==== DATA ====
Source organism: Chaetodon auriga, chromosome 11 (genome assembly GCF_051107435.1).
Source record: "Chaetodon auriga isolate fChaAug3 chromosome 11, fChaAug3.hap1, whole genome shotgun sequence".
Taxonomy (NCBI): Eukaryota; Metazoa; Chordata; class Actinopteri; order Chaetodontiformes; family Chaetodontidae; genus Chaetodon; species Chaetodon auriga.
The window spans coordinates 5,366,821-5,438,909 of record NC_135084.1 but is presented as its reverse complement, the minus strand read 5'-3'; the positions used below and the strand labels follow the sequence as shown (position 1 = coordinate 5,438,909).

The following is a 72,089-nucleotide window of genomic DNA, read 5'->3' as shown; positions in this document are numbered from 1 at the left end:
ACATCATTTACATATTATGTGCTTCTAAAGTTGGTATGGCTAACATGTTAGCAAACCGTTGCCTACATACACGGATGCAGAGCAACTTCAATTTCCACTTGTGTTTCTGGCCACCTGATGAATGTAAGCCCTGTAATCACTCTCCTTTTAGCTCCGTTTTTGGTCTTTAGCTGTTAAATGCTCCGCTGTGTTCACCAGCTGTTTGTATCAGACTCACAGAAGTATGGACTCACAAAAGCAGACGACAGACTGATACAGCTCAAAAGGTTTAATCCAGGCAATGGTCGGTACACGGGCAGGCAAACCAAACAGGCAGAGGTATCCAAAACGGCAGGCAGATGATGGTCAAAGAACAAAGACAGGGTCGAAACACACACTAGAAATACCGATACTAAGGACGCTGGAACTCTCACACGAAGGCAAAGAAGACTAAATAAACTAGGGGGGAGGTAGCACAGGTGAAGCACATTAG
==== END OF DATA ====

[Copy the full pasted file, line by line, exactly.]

Source organism: Chaetodon auriga, chromosome 11 (genome assembly GCF_051107435.1).
Source record: "Chaetodon auriga isolate fChaAug3 chromosome 11, fChaAug3.hap1, whole genome shotgun sequence".
Taxonomy (NCBI): Eukaryota; Metazoa; Chordata; class Actinopteri; order Chaetodontiformes; family Chaetodontidae; genus Chaetodon; species Chaetodon auriga.
The window spans coordinates 5,366,821-5,438,909 of record NC_135084.1 but is presented as its reverse complement, the minus strand read 5'-3'; the positions used below and the strand labels follow the sequence as shown (position 1 = coordinate 5,438,909).

The following is a 72,089-nucleotide window of genomic DNA, read 5'->3' as shown; positions in this document are numbered from 1 at the left end:
ACATCATTTACATATTATGTGCTTCTAAAGTTGGTATGGCTAACATGTTAGCAAACCGTTGCCTACATACACGGATGCAGAGCAACTTCAATTTCCACTTGTGTTTCTGGCCACCTGATGAATGTAAGCCCTGTAATCACTCTCCTTTTAGCTCCGTTTTTGGTCTTTAGCTGTTAAATGCTCCGCTGTGTTCACCAGCTGTTTGTATCAGACTCACAGAAGTATGGACTCACAAAAGCAGACGACAGACTGATACAGCTCAAAAGGTTTAATCCAGGCAATGGTCGGTACACGGGCAGGCAAACCAAACAGGCAGAGGTATCCAAAACGGCAGGCAGATGATGGTCAAAGAACAAAGACAGGGTCGAAACACACACTAGAAATACCGATACTAAGGACGCTGGAACTCTCACACGAAGGCAAAGAAGACTAAATAAACTAGGGGGGAGGTAGCACAGGTGAAGCACATTAG